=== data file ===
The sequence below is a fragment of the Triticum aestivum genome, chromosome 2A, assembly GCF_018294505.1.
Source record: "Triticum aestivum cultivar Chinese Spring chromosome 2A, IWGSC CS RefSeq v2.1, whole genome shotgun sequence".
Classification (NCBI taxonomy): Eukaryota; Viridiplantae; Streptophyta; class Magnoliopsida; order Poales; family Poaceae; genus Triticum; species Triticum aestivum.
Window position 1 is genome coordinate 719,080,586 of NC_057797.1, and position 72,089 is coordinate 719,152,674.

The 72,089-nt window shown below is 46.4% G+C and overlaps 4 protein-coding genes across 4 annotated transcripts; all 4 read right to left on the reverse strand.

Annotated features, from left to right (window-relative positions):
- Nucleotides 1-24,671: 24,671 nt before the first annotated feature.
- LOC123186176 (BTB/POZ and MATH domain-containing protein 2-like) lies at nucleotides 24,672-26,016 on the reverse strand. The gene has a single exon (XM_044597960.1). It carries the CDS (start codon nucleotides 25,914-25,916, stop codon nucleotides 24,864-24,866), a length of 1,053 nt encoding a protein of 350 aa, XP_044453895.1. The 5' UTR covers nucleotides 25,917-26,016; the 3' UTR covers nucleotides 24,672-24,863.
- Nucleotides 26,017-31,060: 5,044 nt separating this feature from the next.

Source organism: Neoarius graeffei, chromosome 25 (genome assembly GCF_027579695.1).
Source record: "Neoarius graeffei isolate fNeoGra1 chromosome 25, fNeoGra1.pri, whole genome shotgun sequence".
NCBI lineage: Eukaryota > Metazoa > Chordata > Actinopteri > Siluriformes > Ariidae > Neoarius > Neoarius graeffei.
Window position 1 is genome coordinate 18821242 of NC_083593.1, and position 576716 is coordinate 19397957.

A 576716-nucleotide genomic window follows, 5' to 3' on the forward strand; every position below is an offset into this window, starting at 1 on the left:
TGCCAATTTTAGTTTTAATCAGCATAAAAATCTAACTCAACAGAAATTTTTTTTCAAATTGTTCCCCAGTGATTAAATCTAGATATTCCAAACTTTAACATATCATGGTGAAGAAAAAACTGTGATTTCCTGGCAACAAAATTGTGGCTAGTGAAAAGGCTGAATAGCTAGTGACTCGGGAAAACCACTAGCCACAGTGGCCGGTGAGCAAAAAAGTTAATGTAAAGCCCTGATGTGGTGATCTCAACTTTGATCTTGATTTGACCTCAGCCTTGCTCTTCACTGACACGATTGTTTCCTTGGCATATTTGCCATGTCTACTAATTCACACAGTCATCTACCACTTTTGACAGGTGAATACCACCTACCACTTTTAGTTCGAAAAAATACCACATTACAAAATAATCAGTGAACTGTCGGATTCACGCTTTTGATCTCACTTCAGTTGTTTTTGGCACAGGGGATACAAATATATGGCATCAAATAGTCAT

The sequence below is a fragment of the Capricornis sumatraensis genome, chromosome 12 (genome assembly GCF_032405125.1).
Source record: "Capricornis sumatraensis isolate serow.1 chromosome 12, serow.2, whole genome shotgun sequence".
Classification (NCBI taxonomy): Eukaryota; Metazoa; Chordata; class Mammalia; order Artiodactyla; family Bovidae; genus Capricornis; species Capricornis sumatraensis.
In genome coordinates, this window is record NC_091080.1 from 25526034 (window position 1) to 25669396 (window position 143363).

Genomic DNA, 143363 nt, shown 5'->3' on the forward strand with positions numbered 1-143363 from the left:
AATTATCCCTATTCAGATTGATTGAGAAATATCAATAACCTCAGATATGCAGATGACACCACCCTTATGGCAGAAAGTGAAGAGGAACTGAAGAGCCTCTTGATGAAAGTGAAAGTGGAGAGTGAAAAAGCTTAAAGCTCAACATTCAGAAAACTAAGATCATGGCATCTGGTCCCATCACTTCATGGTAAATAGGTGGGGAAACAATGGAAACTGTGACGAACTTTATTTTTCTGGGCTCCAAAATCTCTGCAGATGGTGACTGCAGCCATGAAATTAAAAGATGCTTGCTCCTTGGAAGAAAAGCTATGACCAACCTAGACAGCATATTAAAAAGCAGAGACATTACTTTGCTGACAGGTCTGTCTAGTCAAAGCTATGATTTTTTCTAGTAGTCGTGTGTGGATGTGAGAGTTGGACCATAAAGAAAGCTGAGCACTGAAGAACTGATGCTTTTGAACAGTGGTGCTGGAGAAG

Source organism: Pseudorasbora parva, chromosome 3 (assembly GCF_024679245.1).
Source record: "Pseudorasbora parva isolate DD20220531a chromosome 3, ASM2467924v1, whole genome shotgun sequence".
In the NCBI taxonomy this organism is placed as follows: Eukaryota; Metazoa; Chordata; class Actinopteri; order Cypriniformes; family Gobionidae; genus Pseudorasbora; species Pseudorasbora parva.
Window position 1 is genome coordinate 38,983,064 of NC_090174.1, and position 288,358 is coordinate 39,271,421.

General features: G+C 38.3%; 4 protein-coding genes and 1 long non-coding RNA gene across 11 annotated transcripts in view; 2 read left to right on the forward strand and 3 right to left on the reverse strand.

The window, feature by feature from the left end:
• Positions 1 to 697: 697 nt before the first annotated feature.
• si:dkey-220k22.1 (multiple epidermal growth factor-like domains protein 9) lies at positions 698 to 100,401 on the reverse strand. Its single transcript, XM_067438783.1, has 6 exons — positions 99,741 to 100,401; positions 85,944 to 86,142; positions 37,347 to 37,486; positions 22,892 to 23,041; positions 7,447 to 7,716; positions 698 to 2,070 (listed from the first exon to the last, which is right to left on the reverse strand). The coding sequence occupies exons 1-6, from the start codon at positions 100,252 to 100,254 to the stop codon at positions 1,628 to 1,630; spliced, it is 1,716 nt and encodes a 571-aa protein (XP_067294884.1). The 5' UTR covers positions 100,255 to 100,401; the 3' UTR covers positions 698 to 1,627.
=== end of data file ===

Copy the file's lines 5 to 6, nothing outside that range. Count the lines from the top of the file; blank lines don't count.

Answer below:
The 72,089-nt window shown below is 46.4% G+C and overlaps 4 protein-coding genes across 4 annotated transcripts; all 4 read right to left on the reverse strand.

Annotated features, from left to right (window-relative positions):